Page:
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Old 10-02-2010, 01:45 PM  
gmmeyer
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Default Is brick a decent insulator?

I have a fireplace in the middle of my ranch house in a brick wall that sections off the living room and kitchen/dining room. Currently I am insulating the attic in attempt to at least double the r value. On either side of the fireplace there are large air spaces in between the brick. maybe 3 by 5 foot and opens into the attic. Like two more chimneys going into the attic. Am I loosing large amount of heat through the brick wall into the attic? The floor of the attic is insulated, the roof is not.
I would rather not cover up the opening for fear that I will not do a proper job so that 10 years down the road some poor owner will walk on that covering and fall through and break a pair of legs if not worse. I will if I am loosing heat.



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Old 10-02-2010, 02:19 PM  
mudmixer
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I really don't total understand the details of your layout.

Based on your statement that the attic floor is insulated,it sounds like your attic is intentionally not insulated. If you stop the circulation and the attic is warm, you can have ice dams. I assume you have roof vents, a vented ridge or gable vents.

Dick



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Old 10-03-2010, 02:23 PM  
GBR
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Did the builder run the walls close to the fireplace chimney? Code requires 2" air space to the framing. Then use metal for air/fire stopping against the brick or block fastened on top the ceiling joists. Similar to page 2, sealing ducts: How to Seal Attic Air Leaks | The Family Handyman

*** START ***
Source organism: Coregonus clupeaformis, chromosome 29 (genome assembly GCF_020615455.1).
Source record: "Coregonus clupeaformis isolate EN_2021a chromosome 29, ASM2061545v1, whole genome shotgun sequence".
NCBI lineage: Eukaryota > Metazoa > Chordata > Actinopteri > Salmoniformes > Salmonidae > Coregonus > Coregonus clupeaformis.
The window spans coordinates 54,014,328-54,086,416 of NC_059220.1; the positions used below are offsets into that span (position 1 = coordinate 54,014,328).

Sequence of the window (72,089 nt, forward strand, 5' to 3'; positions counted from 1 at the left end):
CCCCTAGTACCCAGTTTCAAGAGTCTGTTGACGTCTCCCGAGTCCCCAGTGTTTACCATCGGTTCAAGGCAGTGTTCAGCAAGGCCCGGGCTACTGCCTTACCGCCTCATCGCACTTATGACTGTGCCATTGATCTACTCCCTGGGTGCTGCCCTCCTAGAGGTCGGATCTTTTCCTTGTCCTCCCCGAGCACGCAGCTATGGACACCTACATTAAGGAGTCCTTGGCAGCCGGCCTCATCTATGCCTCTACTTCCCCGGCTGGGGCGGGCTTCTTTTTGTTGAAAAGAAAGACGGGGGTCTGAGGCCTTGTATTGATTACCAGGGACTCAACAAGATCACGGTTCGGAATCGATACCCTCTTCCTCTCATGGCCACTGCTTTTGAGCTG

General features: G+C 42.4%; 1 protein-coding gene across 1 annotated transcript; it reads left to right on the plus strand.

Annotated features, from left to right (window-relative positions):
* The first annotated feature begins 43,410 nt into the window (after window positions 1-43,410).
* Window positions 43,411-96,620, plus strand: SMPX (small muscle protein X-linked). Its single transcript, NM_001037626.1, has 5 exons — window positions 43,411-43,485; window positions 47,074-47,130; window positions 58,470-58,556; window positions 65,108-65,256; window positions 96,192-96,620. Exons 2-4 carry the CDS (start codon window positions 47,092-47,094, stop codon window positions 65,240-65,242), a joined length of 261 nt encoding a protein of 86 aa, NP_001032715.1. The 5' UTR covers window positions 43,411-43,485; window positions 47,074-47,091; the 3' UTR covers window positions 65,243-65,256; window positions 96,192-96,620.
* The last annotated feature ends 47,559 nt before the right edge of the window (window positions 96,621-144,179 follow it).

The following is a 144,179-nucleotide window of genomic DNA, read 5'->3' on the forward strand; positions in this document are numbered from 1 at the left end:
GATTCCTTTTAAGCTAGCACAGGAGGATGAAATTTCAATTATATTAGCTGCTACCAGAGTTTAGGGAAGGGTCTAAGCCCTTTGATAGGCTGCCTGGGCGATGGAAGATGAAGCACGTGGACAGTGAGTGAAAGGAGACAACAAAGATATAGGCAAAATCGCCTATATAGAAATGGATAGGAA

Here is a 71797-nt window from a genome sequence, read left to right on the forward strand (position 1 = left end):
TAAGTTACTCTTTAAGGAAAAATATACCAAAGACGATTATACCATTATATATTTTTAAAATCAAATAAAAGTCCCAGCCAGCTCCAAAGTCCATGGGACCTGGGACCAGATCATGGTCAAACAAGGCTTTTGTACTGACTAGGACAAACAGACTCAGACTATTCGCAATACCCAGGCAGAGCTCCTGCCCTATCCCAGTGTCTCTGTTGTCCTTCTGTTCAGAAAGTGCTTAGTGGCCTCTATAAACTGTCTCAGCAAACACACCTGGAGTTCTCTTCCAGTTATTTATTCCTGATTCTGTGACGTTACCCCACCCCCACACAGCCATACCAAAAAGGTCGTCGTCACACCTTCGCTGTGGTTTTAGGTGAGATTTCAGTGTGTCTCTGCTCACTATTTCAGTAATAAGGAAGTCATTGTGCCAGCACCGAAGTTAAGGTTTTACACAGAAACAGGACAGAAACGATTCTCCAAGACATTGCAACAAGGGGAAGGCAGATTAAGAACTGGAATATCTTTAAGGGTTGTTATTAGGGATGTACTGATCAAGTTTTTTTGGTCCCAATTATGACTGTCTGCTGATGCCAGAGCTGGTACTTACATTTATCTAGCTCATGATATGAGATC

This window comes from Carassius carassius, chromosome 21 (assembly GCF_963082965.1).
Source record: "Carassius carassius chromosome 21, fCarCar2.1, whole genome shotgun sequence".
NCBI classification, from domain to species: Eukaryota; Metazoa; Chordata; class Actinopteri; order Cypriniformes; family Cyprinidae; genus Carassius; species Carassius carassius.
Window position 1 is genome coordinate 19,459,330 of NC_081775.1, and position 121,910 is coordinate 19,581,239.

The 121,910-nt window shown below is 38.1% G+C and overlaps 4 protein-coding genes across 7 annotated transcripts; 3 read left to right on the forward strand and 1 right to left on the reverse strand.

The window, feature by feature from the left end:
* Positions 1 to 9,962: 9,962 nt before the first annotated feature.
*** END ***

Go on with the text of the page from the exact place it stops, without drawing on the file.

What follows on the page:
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Old 10-03-2010, 07:34 PM  
mudmixer
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A sealed attic without ventilation and air flow is asking for problem here (Minnesota).

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Old 10-06-2010, 06:08 PM  
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Is the attic vented? It sounds like the chimney has a void area on a side of it that is a direct route for cold air from the crawl space?

Gary

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Old 10-07-2010, 04:57 AM  
Perry525
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Default insulate to save on heating costs.

Brick is an OK insulator, as long as it is dry.
However, you need to look at this another way.
For a fire to burn well on tick over, you need a warm chimney, from this point of view you should encase the chimneys in at least 2 inches of polystyrene to keep the heat in the chimney.

At the same time you want to reduce your heating costs.
Again by keeping the heat in the rooms/chimneys you reduce costs.
Several inches of closed cell insulation will pay for themselves in a year or two of saving on heating costs.

Five inches of polystyrene will reduce your heat loss by about 80%



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